Range of likely outcomes. In CBO’s assessment, there is a two-thirds chance that the effect would be within that range.
Real family income. This measure constitutes before-tax family cash income (primarily earnings but also unemployment compensation, cash benefits from public assistance programs, and other forms of income), expressed in 2022 dollars. Changes in real family income include increases in earnings for workers who receive a higher wage, decreases in earnings for workers who lose their job, losses in income for business owners, and decreases in purchasing power because of increases in prices.
Subminimum wages for teenagers and disabled workers. For teenage workers, the minimum wage is currently $4.25 per hour during their first 90 days of employment; for disabled workers whose employers are certified by the Department of Labor, wages are based on analyses of prevailing wages and worker productivity.
EFFECTS ON EMPLOYMENT
How would increasing the minimum wage affect employment? Raising the minimum wage would increase the cost of employing low-wage workers. As a result, some employers would employ fewer workers than they would have under a lower minimum wage. However, for certain workers or in some circumstances, employment could increase.
Changes in employment would be seen in the number of jobless, not just unemployed, workers. Jobless workers include those who have dropped out of the labor force (for example, because they believe no jobs are available for them) as well as those who are searching for work.
How did CBO estimate effects on employment? In CBO’s analysis, the size of the effects depends on the number of workers affected by the increase in the minimum wage, the changes in wages induced by the higher minimum, and the responsiveness of employment to those changes in wages. Effects would generally be greater if the minimum-wage change affected more workers, if it led to larger mandated increases for directly affected workers, if firms had more time to respond (for example, because the change was phased in over a longer period), and if the minimum wage was indexed to inflation or wage growth.
For details of CBO’s analysis, see Appendix A of CBO’s July 2019 report The Effects on Employment and Family Income of Increasing the Federal Minimum Wage. Although CBO’s economic and budget projections have changed since that analysis was completed, CBO has not adjusted its methods for estimating how employment would respond to a higher minimum wage. That is partly because CBO projects that employment will be near the level that it was at in the baseline projections underlying the 2019 report.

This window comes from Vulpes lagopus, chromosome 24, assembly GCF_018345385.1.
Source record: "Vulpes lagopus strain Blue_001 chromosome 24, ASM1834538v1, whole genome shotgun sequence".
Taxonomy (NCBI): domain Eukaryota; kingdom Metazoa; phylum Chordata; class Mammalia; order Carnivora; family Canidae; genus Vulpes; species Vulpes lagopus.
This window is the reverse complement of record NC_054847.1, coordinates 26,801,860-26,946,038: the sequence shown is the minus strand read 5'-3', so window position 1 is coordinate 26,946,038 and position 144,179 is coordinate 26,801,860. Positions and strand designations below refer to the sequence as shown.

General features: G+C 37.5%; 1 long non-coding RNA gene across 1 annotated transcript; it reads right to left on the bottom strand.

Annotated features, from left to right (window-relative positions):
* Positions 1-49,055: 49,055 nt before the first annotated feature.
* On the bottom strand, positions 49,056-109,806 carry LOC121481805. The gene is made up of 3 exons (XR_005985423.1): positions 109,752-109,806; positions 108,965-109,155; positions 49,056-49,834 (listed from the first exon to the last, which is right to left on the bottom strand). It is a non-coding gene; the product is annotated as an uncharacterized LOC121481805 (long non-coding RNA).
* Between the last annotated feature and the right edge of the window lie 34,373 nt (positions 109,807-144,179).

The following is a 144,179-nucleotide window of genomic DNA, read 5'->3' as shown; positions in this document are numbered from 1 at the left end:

If workers lost their jobs because of a minimum-wage increase, how long would they stay jobless? At one extreme, an increase in the minimum wage could put a small group of workers out of work indefinitely so that they never benefited from higher wages. At the other extreme, a large group of workers might shuffle regularly in and out of employment, experiencing short spells of joblessness but receiving higher wages during the weeks they were employed.
In analyzing the effects of joblessness on poverty, CBO used its estimates of the distribution of durations of unemployment for the 2000–2020 period to assign directly affected workers either no joblessness or a duration of joblessness within the projection year that was randomly chosen from that distribution. Thus, some workers in CBO’s analysis are out of work for nearly an entire year, whereas others are jobless for shorter—sometimes much shorter—periods.
EFFECTS ON INCOME
How would increasing the minimum wage affect family income? By boosting the income of low-wage workers who have jobs, a higher minimum wage would raise their families’ real income (that is, income adjusted to remove the effects of inflation), lifting some of those families out of poverty. However, income would fall for some families because other workers would not be employed and because business owners would have to absorb at least some of the higher costs of labor. For those reasons, a minimum-wage increase would cause a net reduction in average family income.
How did CBO estimate the effects on family income? CBO projected the distribution of family income in future years and then combined those forecasts with estimates of the effects on wage rates, employment, business income, and prices. Effects on wage rates include increases in the wages of workers who would have earned slightly more than the proposed minimum wage in the absence of the policy. Losses in business owners’ income and consumers’ purchasing power would be partly offset by an increase in the productivity of workers who received higher wages. That increase in productivity might occur through various channels, such as a reduction in employee turnover. (For details, see The Effects on Employment and Family Income of Increasing the Federal Minimum Wage.)
How would increasing the minimum wage affect the number of people in poverty? By boosting the income of low-wage workers with jobs, a higher minimum wage would lift some families’ income above the poverty threshold and thereby reduce the number of people in poverty. But low-wage workers who lost employment would see their earnings decrease, and in some cases their family income would fall below the poverty threshold. The first effect would tend to be larger than the second, so the number of people in poverty would generally fall.